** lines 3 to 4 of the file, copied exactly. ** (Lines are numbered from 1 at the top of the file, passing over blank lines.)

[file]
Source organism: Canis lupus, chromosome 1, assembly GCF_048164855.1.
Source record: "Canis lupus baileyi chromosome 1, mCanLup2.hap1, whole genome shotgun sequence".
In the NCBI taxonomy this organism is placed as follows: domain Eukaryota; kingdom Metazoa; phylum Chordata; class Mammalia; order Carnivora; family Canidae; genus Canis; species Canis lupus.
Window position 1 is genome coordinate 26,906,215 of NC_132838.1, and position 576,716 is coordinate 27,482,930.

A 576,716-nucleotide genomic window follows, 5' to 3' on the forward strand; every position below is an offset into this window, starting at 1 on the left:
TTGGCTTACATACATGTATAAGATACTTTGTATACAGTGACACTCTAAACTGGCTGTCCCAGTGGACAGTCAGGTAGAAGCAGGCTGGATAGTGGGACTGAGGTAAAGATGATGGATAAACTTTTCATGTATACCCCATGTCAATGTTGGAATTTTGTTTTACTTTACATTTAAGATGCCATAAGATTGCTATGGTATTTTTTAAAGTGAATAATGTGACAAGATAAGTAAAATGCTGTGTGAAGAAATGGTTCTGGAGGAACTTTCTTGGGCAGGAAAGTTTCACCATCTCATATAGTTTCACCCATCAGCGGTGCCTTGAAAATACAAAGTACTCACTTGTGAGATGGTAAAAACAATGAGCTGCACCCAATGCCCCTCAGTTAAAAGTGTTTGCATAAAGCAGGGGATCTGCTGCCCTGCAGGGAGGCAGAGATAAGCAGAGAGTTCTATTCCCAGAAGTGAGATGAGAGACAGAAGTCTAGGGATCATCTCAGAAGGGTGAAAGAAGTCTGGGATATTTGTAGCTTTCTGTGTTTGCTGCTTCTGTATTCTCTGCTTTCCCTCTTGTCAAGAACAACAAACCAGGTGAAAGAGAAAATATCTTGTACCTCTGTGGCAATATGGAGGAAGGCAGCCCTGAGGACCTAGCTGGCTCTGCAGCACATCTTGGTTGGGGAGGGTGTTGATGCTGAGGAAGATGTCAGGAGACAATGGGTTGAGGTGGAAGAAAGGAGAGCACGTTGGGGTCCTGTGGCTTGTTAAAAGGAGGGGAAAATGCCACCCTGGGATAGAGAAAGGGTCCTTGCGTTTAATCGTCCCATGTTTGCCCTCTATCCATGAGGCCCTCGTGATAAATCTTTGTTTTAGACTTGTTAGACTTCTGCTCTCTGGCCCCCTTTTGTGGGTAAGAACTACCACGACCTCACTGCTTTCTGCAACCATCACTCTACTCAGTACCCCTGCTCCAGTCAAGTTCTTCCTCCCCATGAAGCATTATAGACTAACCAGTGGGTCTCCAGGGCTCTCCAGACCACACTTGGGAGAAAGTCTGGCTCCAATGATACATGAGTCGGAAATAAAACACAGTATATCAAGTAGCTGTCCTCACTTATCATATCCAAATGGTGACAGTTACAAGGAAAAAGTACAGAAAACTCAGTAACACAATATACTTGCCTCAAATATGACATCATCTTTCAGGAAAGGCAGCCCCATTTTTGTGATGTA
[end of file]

In the NCBI taxonomy this organism is placed as follows: domain Eukaryota; kingdom Metazoa; phylum Chordata; class Mammalia; order Carnivora; family Canidae; genus Canis; species Canis lupus.
Window position 1 is genome coordinate 26,906,215 of NC_132838.1, and position 576,716 is coordinate 27,482,930.